Even though Labor condemns what ScoMo has done.

  5. P1, your Greenpeace spam quotes provided precisely zero arguments against the efficacy of the neg – just pure rhetoric. You are aware of this surely?

    For those of us that don’t just take Greenpeace propaganda as gospel, what exactly is so rotten about the neg mechanism?

    I’m sure the neg is sub ideal in a policy purity sense but is precisely the path labor should be taking balancing policy outcome with political and the practical

  6. P1,

    You know what is going to unleash a wave of investment in renewables?

    Policy certainty.

    Any policy will do (well, almost).

  7. Bevan Shields
    ‏Verified account @BevanShields
    3h3 hours ago

    Bit of Tony Abbott in the news today. If you’re keen, here’s my lengthy look at the battle underway to end his 25-year political career https://www.smh.com.au/politics/federal/a-battle-is-underway-to-end-tony-abbott-s-25-year-political-career-20180918-p504eq.html … #auspol

    rob harris
    ‏Verified account @rharris334
    15h15 hours ago

    Australia joins United States, Hungary and Austria in rejecting new UN refugee pact
    https://www.heraldsun.com.au/news/australia-to-back-out-of-unpact-urging-world-to-do-more-for-refugees/news-story/daccd0eadbfa4e0e123193e76a25f82b

  8. Australia needs an energy policy; getting coal and gas fired stations out of the mix is no longer an issue. The coal station are at the end of their life, wind, solar and water is a cheaper replacement. The NEG will do and the NEG will be difficult for the ignorant to attack. The greens and the right wing nutters will be there hand in hand but they will be nothing more that shout into the wind heard by a few.

  9. E. G. Theodore @ #22367 Wednesday, November 21st, 2018 – 6:59 pm

    Rhwombat

    Further to medical factions (Melbourne) versus fiefdoms (Sydney), it seems to me that the former is both more practical (as evidenced by the truce you report) and even somewhat defensible to the extent it is based on genuine differences in philosophy, whereas the latter is by definition irresolvable as well as indefensible (being based on geography and history without reference to medicine).

    If so, then the situation in Sydney is in fact a far bigger scandal than the media’s usual suspects (e.g. ‘underdosing’) in relation to medicine.

    Agreed, but it would be a mistake to equate Oncology with the rest of Medicine – or geographically tiny Victoria with much larger NSW. The Vics operate a more patriarchal system, much more tolerant of structural inequity than NSW. The corruption and unquestioned privilege seems, to me, greater in Victoria than it did in the relatively impoverished Western and Southern Suburbs of Sydney and Newcastle – where I trained and practiced. The model of Academic Medicine in Sydney when I was trained was based on Sydney (“The Rum Hospital”AKA Macquarie St) , RPA (“God’s Own”AKA “sorry we shot a Scion”), St Vincents (“Thank Yahweh, The Pope and Kerry Packer”) and Royal North Shore (AKA The Country Club). Then Gough Whitlam built Westmead and blew the old Rum Corps apart. Royal Newcastle was build by the coal miners and BHP, so had serious street cred for much longer.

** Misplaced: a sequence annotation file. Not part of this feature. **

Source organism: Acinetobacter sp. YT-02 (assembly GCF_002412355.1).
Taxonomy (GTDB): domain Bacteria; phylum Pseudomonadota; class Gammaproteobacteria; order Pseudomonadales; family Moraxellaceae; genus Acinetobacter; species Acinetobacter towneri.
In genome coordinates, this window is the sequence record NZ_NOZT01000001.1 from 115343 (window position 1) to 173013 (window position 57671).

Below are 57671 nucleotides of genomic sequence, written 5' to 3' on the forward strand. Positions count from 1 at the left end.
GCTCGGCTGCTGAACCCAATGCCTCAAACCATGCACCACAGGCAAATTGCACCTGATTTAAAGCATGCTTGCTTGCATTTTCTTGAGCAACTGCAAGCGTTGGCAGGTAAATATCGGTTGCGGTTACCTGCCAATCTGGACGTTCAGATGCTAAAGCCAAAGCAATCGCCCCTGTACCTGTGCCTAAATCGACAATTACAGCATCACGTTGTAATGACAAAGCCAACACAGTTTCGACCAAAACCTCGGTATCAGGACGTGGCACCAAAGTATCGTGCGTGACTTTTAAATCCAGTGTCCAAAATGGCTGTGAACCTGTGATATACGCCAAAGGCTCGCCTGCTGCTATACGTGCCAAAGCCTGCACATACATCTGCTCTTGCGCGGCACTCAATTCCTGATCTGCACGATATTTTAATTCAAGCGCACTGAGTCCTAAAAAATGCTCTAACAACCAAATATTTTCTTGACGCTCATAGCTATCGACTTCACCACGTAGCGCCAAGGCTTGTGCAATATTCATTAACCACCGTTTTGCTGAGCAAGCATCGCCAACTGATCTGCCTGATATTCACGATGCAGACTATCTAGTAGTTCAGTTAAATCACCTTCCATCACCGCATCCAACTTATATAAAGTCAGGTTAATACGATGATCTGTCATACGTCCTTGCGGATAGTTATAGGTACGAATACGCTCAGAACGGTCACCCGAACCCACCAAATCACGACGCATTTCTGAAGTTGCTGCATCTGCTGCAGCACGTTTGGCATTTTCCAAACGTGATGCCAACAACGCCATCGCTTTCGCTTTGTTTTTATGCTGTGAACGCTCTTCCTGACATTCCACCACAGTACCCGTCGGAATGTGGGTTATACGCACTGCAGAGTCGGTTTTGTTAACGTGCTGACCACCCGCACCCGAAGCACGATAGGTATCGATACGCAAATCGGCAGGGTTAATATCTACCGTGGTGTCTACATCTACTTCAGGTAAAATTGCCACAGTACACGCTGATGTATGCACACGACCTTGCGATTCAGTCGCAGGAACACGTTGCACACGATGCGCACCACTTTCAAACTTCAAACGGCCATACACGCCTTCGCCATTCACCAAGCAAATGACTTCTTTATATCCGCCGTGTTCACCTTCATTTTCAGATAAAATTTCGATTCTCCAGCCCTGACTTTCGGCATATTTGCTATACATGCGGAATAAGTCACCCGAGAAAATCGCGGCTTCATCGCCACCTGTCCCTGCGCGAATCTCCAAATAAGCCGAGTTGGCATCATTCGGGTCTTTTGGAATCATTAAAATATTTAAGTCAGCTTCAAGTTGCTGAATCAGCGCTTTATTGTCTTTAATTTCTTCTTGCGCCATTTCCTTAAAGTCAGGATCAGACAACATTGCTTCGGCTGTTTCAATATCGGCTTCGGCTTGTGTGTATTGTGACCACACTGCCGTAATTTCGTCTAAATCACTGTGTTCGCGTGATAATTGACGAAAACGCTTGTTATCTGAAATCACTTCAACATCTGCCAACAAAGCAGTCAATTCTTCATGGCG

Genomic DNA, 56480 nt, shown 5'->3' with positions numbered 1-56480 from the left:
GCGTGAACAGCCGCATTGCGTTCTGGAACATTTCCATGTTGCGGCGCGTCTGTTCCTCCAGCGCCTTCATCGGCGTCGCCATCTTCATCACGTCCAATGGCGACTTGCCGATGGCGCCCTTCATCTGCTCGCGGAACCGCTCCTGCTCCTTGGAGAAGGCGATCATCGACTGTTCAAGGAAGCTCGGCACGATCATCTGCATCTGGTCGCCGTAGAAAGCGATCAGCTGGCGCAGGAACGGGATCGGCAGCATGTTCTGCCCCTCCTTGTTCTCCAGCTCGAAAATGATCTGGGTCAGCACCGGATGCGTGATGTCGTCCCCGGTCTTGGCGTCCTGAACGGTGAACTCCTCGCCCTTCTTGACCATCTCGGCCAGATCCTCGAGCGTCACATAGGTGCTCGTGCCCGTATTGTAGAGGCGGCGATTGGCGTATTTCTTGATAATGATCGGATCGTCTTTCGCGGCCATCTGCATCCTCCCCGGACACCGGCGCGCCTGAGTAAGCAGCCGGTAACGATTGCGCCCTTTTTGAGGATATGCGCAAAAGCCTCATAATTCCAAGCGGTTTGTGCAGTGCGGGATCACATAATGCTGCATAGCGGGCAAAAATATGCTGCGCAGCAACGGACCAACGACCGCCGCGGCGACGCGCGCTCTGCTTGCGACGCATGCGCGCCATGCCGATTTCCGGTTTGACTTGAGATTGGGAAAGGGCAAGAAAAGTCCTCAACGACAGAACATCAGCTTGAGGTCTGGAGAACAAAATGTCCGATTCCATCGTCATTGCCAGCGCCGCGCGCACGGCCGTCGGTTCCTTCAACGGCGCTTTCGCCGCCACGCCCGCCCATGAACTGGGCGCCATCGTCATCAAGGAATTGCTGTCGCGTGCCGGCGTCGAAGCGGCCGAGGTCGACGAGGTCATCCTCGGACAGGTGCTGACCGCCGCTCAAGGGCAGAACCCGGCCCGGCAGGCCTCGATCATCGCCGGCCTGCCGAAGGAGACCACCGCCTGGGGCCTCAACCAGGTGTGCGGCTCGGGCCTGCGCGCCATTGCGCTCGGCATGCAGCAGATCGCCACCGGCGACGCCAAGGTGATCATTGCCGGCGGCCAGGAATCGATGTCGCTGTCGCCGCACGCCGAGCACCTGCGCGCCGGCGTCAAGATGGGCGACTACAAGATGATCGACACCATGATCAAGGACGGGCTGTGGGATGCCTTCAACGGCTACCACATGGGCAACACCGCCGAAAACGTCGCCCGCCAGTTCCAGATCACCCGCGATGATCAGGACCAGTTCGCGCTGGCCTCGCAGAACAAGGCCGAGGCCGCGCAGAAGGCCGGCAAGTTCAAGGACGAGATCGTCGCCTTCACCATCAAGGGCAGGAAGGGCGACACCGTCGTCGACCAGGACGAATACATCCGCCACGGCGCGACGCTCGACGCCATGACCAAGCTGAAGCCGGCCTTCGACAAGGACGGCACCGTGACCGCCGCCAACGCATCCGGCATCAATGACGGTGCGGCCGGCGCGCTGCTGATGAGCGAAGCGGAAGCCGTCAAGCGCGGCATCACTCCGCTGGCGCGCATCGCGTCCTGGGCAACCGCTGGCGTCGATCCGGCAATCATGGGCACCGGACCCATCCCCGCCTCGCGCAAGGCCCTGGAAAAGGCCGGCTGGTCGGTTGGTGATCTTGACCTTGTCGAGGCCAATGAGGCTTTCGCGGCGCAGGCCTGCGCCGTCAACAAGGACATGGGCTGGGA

BTW: the “underdosing” “scandal” was a pure political hit completely unrelated to clinical outcome.

  10. Well, so some more men commenting about how it’s not so bad when another man makes a point of abusing women on a blog. It’s ‘only’ a blog. 🙄
    *sigh*

  11. Roger @ #1109 Wednesday, November 21st, 2018 – 9:42 pm

    I’m sure the neg is sub ideal in a policy purity sense but is precisely the path labor should be taking balancing policy outcome with political and the practical

    Why? The NEG was specifically designed to placate the global warming deniers in the Liberal party. It has no other purpose.

    Don’t you think Labor should aspire to do better than that?

  12. C@tmomma
    says:
    Wednesday, November 21, 2018 at 9:56 pm
    Well, so some more men commenting about how it’s not so bad when another man makes a point of abusing women on a blog. It’s ‘only’ a blog.
    *sigh*
    ______________________________
    People have assumed gender on here, no one knows for sure. How do we know you are female? Just by taking someone’s word for it?

  13. Libertarian Unionist @ #1111 Wednesday, November 21st, 2018 – 9:47 pm

    P1,

    You know what is going to unleash a wave of investment in renewables?

    Policy certainty.

    Any policy will do (well, almost).

    I can agree with that. But surely a good policy would be better than a bad one?

    Why do we have to adopt a policy that was specifically designed to fail?

    It’s not as if we have a lot of time left to get this right! 🙁

  14. Zoidlord @ #1110 Wednesday, November 21st, 2018 – 6:45 pm

    Katie Martin
    ‏Verified account @katie_martin_fx
    16m16 minutes ago

    Somehow, this is the first I’ve heard of the ‘Iraqi Dinar Scam’. It’s absolutely snooker loopy
    https://www.thedailybeast.com/trump-fans-sink-savings-into-iraqi-dinar-scam

    Is that still going? The article states its been around since 2012, but I recall it, or at least something very similar going back to when Iraq was invaded.

  15. There is no reason the allegations against Hayne should not be fully reported so long as they reported accurately.

    99.99976% of us won’t be on the jury who most likely will be properly instructed as to their role and very likely follow their instructions.

  16. frednk @ #1113 Wednesday, November 21st, 2018 – 9:48 pm

    Australia needs an energy policy; getting coal and gas fired stations out of the mix is no longer an issue. The coal station are at the end of their life, wind, solar and water is a cheaper replacement. The NEG will do and the NEG will be difficult for the ignorant to attack. The greens and the right wing nutters will be there hand in hand but they will be nothing more that shout into the wind heard by a few.